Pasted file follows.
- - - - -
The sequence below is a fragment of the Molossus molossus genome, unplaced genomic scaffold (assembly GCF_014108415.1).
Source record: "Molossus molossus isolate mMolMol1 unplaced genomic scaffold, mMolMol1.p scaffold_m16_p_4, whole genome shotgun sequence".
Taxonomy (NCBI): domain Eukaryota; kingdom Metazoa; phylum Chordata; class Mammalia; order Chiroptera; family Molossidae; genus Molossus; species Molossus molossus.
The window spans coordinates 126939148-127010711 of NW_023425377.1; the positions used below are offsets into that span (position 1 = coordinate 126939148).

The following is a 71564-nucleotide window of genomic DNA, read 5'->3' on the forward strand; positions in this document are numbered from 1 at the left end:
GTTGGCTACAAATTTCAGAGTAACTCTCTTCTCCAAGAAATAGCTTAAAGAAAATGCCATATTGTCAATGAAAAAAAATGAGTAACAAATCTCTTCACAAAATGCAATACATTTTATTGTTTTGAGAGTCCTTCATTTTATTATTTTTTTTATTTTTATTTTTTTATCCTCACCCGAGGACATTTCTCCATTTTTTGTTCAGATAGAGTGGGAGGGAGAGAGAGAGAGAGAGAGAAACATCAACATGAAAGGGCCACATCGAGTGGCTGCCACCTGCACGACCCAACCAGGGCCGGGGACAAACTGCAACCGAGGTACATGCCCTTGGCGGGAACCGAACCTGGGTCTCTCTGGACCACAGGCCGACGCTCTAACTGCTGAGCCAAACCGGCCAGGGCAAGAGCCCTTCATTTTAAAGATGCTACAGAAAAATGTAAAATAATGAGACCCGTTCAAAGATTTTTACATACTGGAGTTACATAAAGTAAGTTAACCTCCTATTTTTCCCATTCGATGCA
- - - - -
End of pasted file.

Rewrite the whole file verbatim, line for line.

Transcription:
The sequence below is a fragment of the Molossus molossus genome, unplaced genomic scaffold (assembly GCF_014108415.1).
Source record: "Molossus molossus isolate mMolMol1 unplaced genomic scaffold, mMolMol1.p scaffold_m16_p_4, whole genome shotgun sequence".
Taxonomy (NCBI): domain Eukaryota; kingdom Metazoa; phylum Chordata; class Mammalia; order Chiroptera; family Molossidae; genus Molossus; species Molossus molossus.
The window spans coordinates 126939148-127010711 of NW_023425377.1; the positions used below are offsets into that span (position 1 = coordinate 126939148).

The following is a 71564-nucleotide window of genomic DNA, read 5'->3' on the forward strand; positions in this document are numbered from 1 at the left end:
GTTGGCTACAAATTTCAGAGTAACTCTCTTCTCCAAGAAATAGCTTAAAGAAAATGCCATATTGTCAATGAAAAAAAATGAGTAACAAATCTCTTCACAAAATGCAATACATTTTATTGTTTTGAGAGTCCTTCATTTTATTATTTTTTTTATTTTTATTTTTTTATCCTCACCCGAGGACATTTCTCCATTTTTTGTTCAGATAGAGTGGGAGGGAGAGAGAGAGAGAGAGAGAAACATCAACATGAAAGGGCCACATCGAGTGGCTGCCACCTGCACGACCCAACCAGGGCCGGGGACAAACTGCAACCGAGGTACATGCCCTTGGCGGGAACCGAACCTGGGTCTCTCTGGACCACAGGCCGACGCTCTAACTGCTGAGCCAAACCGGCCAGGGCAAGAGCCCTTCATTTTAAAGATGCTACAGAAAAATGTAAAATAATGAGACCCGTTCAAAGATTTTTACATACTGGAGTTACATAAAGTAAGTTAACCTCCTATTTTTCCCATTCGATGCA